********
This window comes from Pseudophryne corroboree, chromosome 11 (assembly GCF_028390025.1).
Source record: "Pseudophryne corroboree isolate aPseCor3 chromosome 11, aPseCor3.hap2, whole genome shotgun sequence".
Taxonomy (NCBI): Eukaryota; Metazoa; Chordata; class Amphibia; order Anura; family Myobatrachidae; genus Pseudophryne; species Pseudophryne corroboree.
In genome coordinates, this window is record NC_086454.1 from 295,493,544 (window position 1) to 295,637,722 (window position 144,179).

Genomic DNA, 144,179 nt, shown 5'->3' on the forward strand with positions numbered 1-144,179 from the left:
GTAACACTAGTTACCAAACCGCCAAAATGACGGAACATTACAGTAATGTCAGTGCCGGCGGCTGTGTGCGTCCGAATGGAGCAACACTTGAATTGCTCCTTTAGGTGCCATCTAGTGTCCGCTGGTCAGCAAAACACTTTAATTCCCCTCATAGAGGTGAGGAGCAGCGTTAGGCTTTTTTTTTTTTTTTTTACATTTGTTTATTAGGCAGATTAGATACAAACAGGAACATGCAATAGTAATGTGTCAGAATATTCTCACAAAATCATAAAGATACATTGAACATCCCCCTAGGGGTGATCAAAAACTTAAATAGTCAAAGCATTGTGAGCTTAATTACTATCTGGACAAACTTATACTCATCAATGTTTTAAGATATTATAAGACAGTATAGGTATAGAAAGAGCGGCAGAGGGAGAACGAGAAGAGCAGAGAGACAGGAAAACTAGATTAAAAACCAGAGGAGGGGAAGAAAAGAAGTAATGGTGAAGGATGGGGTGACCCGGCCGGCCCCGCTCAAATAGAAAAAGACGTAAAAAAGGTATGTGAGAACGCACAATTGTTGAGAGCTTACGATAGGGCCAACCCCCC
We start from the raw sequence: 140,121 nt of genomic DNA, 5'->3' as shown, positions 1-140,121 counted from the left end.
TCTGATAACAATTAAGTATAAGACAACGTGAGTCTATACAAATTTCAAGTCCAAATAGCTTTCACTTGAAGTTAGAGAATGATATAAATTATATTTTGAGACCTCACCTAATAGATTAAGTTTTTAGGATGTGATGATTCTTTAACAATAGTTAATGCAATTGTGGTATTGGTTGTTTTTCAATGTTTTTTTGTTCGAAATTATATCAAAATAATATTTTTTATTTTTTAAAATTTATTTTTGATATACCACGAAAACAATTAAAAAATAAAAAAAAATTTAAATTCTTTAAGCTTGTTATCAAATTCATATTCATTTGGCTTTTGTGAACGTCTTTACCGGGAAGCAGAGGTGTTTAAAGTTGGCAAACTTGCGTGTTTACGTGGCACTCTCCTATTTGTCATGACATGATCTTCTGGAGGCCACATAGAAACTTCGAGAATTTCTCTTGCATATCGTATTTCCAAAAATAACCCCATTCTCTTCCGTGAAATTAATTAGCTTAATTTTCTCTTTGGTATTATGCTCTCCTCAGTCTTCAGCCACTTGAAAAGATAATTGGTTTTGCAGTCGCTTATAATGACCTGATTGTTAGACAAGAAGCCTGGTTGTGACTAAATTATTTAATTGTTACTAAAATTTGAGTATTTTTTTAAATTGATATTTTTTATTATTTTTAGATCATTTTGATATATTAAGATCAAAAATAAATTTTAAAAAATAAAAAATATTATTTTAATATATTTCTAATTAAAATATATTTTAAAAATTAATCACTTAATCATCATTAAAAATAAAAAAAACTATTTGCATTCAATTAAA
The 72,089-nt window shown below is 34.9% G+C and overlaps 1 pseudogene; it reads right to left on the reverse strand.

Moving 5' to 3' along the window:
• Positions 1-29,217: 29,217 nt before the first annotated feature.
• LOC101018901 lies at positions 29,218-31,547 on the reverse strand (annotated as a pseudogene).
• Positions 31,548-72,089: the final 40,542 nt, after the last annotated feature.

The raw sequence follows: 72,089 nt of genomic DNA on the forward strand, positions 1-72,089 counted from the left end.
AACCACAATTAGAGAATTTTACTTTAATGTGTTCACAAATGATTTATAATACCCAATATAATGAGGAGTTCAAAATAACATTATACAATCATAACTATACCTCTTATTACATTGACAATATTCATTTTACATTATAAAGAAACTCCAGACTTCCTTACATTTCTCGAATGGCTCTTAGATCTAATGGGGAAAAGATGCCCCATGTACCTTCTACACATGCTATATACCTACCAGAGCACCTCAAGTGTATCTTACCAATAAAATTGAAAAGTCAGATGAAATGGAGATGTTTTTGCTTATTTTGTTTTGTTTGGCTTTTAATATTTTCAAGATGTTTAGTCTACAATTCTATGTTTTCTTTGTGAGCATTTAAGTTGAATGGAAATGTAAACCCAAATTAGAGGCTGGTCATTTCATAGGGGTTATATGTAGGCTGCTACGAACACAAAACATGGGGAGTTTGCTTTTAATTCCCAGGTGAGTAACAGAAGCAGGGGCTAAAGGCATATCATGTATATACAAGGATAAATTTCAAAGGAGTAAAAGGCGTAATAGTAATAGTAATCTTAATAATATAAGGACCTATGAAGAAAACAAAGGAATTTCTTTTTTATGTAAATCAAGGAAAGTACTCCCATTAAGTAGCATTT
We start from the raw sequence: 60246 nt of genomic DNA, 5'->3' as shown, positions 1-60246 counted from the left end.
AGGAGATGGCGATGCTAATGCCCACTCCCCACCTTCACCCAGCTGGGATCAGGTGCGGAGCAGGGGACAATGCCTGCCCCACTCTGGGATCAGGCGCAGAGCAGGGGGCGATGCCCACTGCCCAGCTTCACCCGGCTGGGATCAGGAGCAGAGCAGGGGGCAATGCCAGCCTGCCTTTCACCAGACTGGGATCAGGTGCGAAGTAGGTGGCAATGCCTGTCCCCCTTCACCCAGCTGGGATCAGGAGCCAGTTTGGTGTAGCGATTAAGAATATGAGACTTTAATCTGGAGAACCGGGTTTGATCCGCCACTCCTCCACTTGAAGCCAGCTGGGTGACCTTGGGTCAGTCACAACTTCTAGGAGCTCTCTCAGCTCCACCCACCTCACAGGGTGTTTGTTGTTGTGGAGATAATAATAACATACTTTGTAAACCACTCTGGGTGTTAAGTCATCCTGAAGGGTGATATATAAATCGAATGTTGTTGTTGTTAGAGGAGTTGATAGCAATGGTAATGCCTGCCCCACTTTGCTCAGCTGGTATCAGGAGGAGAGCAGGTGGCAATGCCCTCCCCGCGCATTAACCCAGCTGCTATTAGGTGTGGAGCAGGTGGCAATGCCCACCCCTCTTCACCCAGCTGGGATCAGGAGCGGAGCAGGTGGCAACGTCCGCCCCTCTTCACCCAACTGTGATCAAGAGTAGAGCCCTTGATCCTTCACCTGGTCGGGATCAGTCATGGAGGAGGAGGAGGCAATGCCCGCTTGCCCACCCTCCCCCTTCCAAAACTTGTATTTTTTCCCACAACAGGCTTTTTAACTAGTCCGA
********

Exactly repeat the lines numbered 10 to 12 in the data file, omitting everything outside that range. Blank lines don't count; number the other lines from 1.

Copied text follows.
Moving 5' to 3' along the window:
• Positions 1-29,217: 29,217 nt before the first annotated feature.
• LOC101018901 lies at positions 29,218-31,547 on the reverse strand (annotated as a pseudogene).